Fig. 5 shows the results of the dehydration of cellobiose, LGA, and glucose in pure THF and 2.7 wt% water in THF. In THF, the LGA is rapidly converted to primarily LGO in yields up to 49% (see Fig. 5a). The other detectable product was HMF, which reached a 6% yield. No glucose was detected for LGA conversion in pure THF, suggesting that HMF may be derived by the isomerization of LGO. In contrast, the yield of LGO was only 22% in the presence of 2.7 wt% water, and the HMF yield increased to 28% (see Fig. 5b). Glucose was also observed in this reaction and passed through a maximum at about 25 minutes. This result indicates that LGA can be rehydrated under these conditions. It is difficult to discern whether the improvement in HMF yield is primarily due to glucose conversion or due to water-assisted LGO isomerization.
image file: c5ee00353a-f5.tif
Fig. 5 Conversion of LGA, glucose, and cellobiose in THF and water. (a) LGA in THF, (b) LGA in 2.7% water in THF, (c) glucose in THF, (d) glucose in 2.7% water in THF, (e) cellobiose in THF. Key: LGO (●), LGA (▲), glucose (◆), HMF (★), and furfural (▼). Reaction conditions: 0.4 wt% LGA, 0.7 wt% glucose, and 1.2 wt% cellobiose, 7.5 mM sulfuric acid, 190 °C, 60 mL total reaction volume.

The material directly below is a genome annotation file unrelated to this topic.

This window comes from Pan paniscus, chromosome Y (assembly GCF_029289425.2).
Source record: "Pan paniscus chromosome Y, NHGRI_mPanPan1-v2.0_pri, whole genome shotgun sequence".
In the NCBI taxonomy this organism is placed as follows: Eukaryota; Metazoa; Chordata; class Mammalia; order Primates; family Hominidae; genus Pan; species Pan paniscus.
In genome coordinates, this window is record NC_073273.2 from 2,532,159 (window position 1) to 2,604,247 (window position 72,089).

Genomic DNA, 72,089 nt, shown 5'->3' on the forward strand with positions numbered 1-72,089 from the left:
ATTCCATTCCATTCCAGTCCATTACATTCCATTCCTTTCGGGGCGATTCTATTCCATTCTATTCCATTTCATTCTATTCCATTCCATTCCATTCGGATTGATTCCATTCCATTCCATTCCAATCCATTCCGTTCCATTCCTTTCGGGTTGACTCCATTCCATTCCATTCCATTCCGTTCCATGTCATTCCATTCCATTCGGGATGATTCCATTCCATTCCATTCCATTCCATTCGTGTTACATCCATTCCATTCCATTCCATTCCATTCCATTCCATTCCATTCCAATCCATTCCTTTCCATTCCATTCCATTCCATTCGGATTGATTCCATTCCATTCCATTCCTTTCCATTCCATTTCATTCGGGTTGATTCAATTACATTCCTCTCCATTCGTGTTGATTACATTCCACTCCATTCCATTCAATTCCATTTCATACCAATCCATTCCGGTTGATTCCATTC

A similar result was obtained during glucose dehydration (Fig. 5c and d). LGO was formed at 40% yield in the absence of water, with LGA as an intermediate. The presence of water increased the HMF yield from 4% to 19%. Interestingly, the furfural yield was 3–4% regardless of the presence of water, suggesting that furfural may be produced directly from glucose, as has been reported previously.46